Christchurch to Geraldine Road Trip

Mt Hutt Skifield

The Southern Alps provide a pristine playground for New Zealanders and nowhere more so than at Mt Hutt, an easy two-hour drive from Christchurch. Travelling south the road hugs the foothills to the quintessential country towns of Geraldine and Fairlie, before ascending into Mackenzie country where the turquoise-blue waters of Lake Tekapo and Lake Pukaki contrast sharply with the dry, rocky hinterland. SH80 leads to Mount Cook, NZ’s highest mountain, and to the rumbling Tasman Glacier, with its lake embedded in a vast lunar-like landscape. Further south the popular lakeside resorts of Wanaka and Queenstown, both situated beside sparkling lakes in a stunning alpine setting, provide endless opportunities for adventure activities. We take three days to explore the route from Christchurch to Queenstown and begin the journey with an unexpected snowboard lesson at Mt Hutt. We buy new jumpers in Geraldine, spend the evening with locals at a country cinema, enjoy a scenic flight over Mt Cook, taste 500-year old ice from the Tasman Glacier, sunbathe in Wanaka, explore Arrowtown and relax on the shores of Queenstown’s Lake Wakatipu wondering where we should begin!

It’s 10 am at Mt Hutt, and Bob and I have miraculously caught the tail end of what has been a wonderfully long ski season. Two and a half hours ago we left Christchurch and now – quite unexpectedly – we’re in a snowboard class on the slopes of Mt Hutt. We watch in awe as others sashay skilfully past, totally at ease with their boards.

We haven’t connected with ours in quite the same manner, but fortunately there are several other beginners sharing the same dilemma. However the younger members of our group are picking it up depressingly fast. Our instructor, James Harding, is patient even though it’s hard to teach old dogs new tricks. “Focus on where you’re going and your board will follow,” James tells Bob. It’s good advice, and when the lesson ends we feel confident of the basics.

The mountain air and exercise has worked up an appetite and so we drive back across the rushing Rakaia Gorge to the Terrace Downs High Country Resort, nestled in the foothills of the Southern Alps by the Rakaia River. The championship 18-hole links style golf course sports nine lakes and 70 bunkers but we’re not here for a round, rather to enjoy lunch and après-ski in the clubhouse restaurant where everyone’s welcome. Our table overlooks the course and mountains and after dining on rich venison we head downstairs to the spa pools which feature massive bi-fold windows framing views of the mountains – and nine holes of golf!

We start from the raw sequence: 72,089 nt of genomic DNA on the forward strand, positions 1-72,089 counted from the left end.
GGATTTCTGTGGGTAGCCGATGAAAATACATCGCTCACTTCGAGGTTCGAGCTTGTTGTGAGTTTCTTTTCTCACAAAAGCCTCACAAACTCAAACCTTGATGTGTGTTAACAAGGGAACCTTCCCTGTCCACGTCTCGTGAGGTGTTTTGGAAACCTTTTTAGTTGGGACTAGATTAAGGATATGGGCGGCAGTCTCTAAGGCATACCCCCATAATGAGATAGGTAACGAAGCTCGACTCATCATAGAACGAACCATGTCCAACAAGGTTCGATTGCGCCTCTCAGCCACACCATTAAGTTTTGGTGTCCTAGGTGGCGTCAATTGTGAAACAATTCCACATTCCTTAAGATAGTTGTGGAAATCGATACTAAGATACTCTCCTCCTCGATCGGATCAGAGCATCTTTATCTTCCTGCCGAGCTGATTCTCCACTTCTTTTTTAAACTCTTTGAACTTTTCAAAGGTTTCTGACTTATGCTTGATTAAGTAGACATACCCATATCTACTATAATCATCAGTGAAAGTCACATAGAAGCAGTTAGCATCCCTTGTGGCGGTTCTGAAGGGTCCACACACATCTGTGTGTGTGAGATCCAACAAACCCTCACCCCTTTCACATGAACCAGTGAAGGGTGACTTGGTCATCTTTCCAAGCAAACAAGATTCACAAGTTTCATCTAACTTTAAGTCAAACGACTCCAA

Refreshed we leave and drive to Geraldine, a pretty town nestled beside the Talbot Forest on the banks of the Waihi River. Our first port of call after checking into our accommodation is at the Giant Jersey, where made to measure garments are knitted in fine Perendale, Mohair or Merino wool. After a cool morning on the slopes Bob decides he needs a new jumper.

Fortunately Michael and Gillian Linton’s shop boasts around 1000 pre-made jerseys on its shelves, so there’s plenty from which to choose.

“Do you think that would fit?” Bob teases Gillian pointing to a colossal jumper that is pinned to the wall. It was made in 1991, and the Lintons were later awarded a mention in the Guinness Book of Records for the largest ever.

“It’s the only jersey we have that really is ‘one size fits all’,” laughs Gillian as we leave.

Geraldine is full of artisans. We visit Chocolate Fellman’s on the main street. Here qualified chocolatier, Rene Fellman, makes the finest chocolate using specially imported gourmet couverture. Bob’s eyes boggle at the array on offer which includes a Kiwi classic – chocolate fish!

Many of Geraldine’s creative products come in edible form and so – munching chocolate fish – we visit Talbot Forest Cheese where cheesemaker Paul Fitzsimons crafts his tasty wares, followed by Barker Fruit Processors and the Honey Corner Shop.

In the end we taste so many samples that dinner is an in-house snack before we depart to watch an art house comedy screened on an old Ernemann Model II projector at Geraldine’s classic country-style cinema.

It’s run by Barry and Anthea McLauchlan and we’re greeted on the doorstep by ‘Reverend Barry’ as he’s known around town. He ushers us inside and offers a choice of seating: a cozy couch downstairs, or a regular seat up top. We choose a two-seater and watch as tracksuit wearing country-types fill the room, and the movie begins.

About halfway through, it suddenly flickers, then stops. Thinking the projector has broken down Bob whispers, “Let’s go,” just as ‘Reverend’ Barry booms out “INTERMISSION!” and in rolls the wine and cheese.

It’s really kind of bizarre and Bob’s absolutely delighted, “What a great idea,” he says, “We should do this back home!”

Later on as we bid newly-met friends farewell Bob thanks Barry who’s standing on the steps waving farewell. “It’s the most fun I’ve ever had at a cinema!” he says. “Ah good,” says Barry, “country folks round here like a bit of a catch up.”